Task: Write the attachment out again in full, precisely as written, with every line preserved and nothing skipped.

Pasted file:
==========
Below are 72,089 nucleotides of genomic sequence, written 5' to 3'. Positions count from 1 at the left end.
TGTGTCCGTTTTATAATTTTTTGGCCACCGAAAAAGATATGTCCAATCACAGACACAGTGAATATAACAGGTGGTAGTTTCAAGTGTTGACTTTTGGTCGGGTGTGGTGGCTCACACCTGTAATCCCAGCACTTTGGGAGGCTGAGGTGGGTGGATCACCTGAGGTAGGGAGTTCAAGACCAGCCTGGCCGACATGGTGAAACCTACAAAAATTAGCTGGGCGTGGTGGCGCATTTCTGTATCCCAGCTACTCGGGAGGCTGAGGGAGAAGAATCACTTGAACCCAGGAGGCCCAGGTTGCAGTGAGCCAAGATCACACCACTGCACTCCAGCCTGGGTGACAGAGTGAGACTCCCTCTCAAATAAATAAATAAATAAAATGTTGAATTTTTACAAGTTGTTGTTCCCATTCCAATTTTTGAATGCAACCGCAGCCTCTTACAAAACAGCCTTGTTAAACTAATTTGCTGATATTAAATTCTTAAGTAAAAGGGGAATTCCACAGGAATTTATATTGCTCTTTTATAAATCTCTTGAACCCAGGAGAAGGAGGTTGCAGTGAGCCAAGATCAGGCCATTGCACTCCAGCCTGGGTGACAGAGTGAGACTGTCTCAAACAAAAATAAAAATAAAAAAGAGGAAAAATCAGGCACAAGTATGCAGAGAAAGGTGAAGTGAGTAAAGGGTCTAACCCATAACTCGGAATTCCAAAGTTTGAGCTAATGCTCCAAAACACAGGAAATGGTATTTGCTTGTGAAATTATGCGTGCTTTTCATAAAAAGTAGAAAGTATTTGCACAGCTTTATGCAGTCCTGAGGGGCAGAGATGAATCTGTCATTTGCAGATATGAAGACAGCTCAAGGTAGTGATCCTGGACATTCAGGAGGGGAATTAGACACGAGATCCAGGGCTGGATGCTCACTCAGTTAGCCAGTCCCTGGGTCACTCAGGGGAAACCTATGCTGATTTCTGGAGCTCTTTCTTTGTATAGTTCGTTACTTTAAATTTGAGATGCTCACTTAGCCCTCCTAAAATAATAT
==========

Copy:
Below are 72,089 nucleotides of genomic sequence, written 5' to 3'. Positions count from 1 at the left end.
TGTGTCCGTTTTATAATTTTTTGGCCACCGAAAAAGATATGTCCAATCACAGACACAGTGAATATAACAGGTGGTAGTTTCAAGTGTTGACTTTTGGTCGGGTGTGGTGGCTCACACCTGTAATCCCAGCACTTTGGGAGGCTGAGGTGGGTGGATCACCTGAGGTAGGGAGTTCAAGACCAGCCTGGCCGACATGGTGAAACCTACAAAAATTAGCTGGGCGTGGTGGCGCATTTCTGTATCCCAGCTACTCGGGAGGCTGAGGGAGAAGAATCACTTGAACCCAGGAGGCCCAGGTTGCAGTGAGCCAAGATCACACCACTGCACTCCAGCCTGGGTGACAGAGTGAGACTCCCTCTCAAATAAATAAATAAATAAAATGTTGAATTTTTACAAGTTGTTGTTCCCATTCCAATTTTTGAATGCAACCGCAGCCTCTTACAAAACAGCCTTGTTAAACTAATTTGCTGATATTAAATTCTTAAGTAAAAGGGGAATTCCACAGGAATTTATATTGCTCTTTTATAAATCTCTTGAACCCAGGAGAAGGAGGTTGCAGTGAGCCAAGATCAGGCCATTGCACTCCAGCCTGGGTGACAGAGTGAGACTGTCTCAAACAAAAATAAAAATAAAAAAGAGGAAAAATCAGGCACAAGTATGCAGAGAAAGGTGAAGTGAGTAAAGGGTCTAACCCATAACTCGGAATTCCAAAGTTTGAGCTAATGCTCCAAAACACAGGAAATGGTATTTGCTTGTGAAATTATGCGTGCTTTTCATAAAAAGTAGAAAGTATTTGCACAGCTTTATGCAGTCCTGAGGGGCAGAGATGAATCTGTCATTTGCAGATATGAAGACAGCTCAAGGTAGTGATCCTGGACATTCAGGAGGGGAATTAGACACGAGATCCAGGGCTGGATGCTCACTCAGTTAGCCAGTCCCTGGGTCACTCAGGGGAAACCTATGCTGATTTCTGGAGCTCTTTCTTTGTATAGTTCGTTACTTTAAATTTGAGATGCTCACTTAGCCCTCCTAAAATAATAT